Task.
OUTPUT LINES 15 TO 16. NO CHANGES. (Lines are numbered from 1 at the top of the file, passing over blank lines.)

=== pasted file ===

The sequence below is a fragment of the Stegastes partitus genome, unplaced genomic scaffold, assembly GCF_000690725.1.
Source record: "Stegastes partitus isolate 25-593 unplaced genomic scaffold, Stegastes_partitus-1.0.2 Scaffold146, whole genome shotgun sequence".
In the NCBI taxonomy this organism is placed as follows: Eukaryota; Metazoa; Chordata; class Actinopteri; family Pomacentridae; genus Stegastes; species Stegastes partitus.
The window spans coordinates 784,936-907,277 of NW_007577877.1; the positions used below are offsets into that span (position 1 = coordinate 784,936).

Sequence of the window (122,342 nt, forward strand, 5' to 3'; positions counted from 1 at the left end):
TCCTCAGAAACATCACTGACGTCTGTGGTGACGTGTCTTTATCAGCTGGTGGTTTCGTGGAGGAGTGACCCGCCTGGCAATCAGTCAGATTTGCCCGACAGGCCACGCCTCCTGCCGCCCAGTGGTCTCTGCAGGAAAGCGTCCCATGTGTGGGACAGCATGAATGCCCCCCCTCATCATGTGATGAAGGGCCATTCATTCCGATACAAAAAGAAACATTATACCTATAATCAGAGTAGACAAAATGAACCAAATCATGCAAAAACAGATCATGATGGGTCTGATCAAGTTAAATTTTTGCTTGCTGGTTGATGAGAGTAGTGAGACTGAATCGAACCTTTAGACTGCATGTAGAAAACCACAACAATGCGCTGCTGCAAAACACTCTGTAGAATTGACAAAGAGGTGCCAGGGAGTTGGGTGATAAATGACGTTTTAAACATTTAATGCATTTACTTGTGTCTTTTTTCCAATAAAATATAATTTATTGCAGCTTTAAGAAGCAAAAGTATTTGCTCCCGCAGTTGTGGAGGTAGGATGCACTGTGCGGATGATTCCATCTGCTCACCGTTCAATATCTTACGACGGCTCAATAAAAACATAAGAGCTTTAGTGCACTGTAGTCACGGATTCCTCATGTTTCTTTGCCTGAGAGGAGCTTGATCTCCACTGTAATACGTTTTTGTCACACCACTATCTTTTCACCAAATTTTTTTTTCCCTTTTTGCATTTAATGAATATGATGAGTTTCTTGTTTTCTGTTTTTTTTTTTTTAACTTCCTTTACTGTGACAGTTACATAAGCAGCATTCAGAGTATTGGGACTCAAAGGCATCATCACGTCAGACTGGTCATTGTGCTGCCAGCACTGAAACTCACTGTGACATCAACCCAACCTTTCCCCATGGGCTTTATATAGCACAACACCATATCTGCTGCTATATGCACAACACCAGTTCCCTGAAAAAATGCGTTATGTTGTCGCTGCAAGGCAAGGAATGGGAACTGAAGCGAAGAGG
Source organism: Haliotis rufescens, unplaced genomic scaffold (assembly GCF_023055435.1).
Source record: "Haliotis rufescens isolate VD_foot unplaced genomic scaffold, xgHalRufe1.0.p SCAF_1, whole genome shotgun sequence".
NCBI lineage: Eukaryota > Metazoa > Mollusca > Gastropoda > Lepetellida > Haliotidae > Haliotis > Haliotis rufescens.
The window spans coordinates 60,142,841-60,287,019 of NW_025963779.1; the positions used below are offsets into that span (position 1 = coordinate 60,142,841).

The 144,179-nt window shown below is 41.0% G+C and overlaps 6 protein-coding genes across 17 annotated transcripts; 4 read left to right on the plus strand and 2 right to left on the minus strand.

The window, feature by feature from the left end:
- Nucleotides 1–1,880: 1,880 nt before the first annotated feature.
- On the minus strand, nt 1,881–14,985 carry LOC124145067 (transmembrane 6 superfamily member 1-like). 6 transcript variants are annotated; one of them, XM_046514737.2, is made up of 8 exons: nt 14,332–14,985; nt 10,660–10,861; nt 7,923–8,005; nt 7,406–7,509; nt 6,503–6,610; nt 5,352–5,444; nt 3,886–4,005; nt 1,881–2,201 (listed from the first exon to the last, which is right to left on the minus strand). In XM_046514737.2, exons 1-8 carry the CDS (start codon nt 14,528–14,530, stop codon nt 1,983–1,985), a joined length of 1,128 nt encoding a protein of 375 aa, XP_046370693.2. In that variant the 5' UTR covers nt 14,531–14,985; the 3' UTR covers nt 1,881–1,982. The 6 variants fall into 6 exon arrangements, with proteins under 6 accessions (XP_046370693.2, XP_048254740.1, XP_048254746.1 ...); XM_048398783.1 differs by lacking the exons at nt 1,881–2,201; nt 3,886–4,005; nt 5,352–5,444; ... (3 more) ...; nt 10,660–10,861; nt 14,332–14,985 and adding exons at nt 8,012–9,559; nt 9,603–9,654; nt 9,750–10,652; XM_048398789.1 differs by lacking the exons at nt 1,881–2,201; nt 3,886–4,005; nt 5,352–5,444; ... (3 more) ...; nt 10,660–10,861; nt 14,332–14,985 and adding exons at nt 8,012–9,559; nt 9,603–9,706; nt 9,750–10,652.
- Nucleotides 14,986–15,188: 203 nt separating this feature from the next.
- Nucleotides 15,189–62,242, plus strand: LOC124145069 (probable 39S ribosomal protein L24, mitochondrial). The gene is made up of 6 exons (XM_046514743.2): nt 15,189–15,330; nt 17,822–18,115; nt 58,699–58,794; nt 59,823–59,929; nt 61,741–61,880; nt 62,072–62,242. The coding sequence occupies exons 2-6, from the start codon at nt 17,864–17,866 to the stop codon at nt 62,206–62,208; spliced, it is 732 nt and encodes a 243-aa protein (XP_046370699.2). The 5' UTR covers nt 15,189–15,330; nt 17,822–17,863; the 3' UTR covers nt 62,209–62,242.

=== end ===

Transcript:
- Nucleotides 14,986–15,188: 203 nt separating this feature from the next.
- Nucleotides 15,189–62,242, plus strand: LOC124145069 (probable 39S ribosomal protein L24, mitochondrial). The gene is made up of 6 exons (XM_046514743.2): nt 15,189–15,330; nt 17,822–18,115; nt 58,699–58,794; nt 59,823–59,929; nt 61,741–61,880; nt 62,072–62,242. The coding sequence occupies exons 2-6, from the start codon at nt 17,864–17,866 to the stop codon at nt 62,206–62,208; spliced, it is 732 nt and encodes a 243-aa protein (XP_046370699.2). The 5' UTR covers nt 15,189–15,330; nt 17,822–17,863; the 3' UTR covers nt 62,209–62,242.